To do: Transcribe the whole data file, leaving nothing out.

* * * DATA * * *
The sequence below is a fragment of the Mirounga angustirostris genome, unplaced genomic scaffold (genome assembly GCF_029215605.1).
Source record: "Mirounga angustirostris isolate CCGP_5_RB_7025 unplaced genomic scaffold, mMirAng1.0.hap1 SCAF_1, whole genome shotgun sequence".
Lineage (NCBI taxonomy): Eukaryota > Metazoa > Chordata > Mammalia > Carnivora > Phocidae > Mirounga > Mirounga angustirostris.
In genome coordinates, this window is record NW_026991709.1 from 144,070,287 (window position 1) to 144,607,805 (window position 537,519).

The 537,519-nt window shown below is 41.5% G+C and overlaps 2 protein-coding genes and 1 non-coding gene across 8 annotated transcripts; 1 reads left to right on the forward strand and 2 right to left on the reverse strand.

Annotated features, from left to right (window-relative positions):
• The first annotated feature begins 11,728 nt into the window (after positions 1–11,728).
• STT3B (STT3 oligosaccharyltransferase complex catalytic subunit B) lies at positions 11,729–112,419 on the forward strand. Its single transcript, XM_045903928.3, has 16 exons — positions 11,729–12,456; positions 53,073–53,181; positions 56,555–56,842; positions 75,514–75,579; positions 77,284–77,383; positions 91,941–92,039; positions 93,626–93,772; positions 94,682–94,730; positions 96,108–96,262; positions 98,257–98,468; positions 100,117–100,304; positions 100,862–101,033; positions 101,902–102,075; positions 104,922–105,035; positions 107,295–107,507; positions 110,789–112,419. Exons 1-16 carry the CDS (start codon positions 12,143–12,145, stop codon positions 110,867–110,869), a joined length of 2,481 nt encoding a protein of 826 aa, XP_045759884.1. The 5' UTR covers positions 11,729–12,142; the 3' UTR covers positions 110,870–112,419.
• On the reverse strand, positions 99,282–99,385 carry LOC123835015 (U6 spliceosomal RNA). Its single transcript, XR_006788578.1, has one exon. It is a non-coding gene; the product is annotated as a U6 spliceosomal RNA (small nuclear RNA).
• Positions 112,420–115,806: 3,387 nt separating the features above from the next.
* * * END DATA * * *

The sequence below is a fragment of the Mirounga angustirostris genome, unplaced genomic scaffold (genome assembly GCF_029215605.1).
Source record: "Mirounga angustirostris isolate CCGP_5_RB_7025 unplaced genomic scaffold, mMirAng1.0.hap1 SCAF_1, whole genome shotgun sequence".
Lineage (NCBI taxonomy): Eukaryota > Metazoa > Chordata > Mammalia > Carnivora > Phocidae > Mirounga > Mirounga angustirostris.
In genome coordinates, this window is record NW_026991709.1 from 144,070,287 (window position 1) to 144,607,805 (window position 537,519).

The 537,519-nt window shown below is 41.5% G+C and overlaps 2 protein-coding genes and 1 non-coding gene across 8 annotated transcripts; 1 reads left to right on the forward strand and 2 right to left on the reverse strand.

Annotated features, from left to right (window-relative positions):
• The first annotated feature begins 11,728 nt into the window (after positions 1–11,728).
• STT3B (STT3 oligosaccharyltransferase complex catalytic subunit B) lies at positions 11,729–112,419 on the forward strand. Its single transcript, XM_045903928.3, has 16 exons — positions 11,729–12,456; positions 53,073–53,181; positions 56,555–56,842; positions 75,514–75,579; positions 77,284–77,383; positions 91,941–92,039; positions 93,626–93,772; positions 94,682–94,730; positions 96,108–96,262; positions 98,257–98,468; positions 100,117–100,304; positions 100,862–101,033; positions 101,902–102,075; positions 104,922–105,035; positions 107,295–107,507; positions 110,789–112,419. Exons 1-16 carry the CDS (start codon positions 12,143–12,145, stop codon positions 110,867–110,869), a joined length of 2,481 nt encoding a protein of 826 aa, XP_045759884.1. The 5' UTR covers positions 11,729–12,142; the 3' UTR covers positions 110,870–112,419.
• On the reverse strand, positions 99,282–99,385 carry LOC123835015 (U6 spliceosomal RNA). Its single transcript, XR_006788578.1, has one exon. It is a non-coding gene; the product is annotated as a U6 spliceosomal RNA (small nuclear RNA).
• Positions 112,420–115,806: 3,387 nt separating the features above from the next.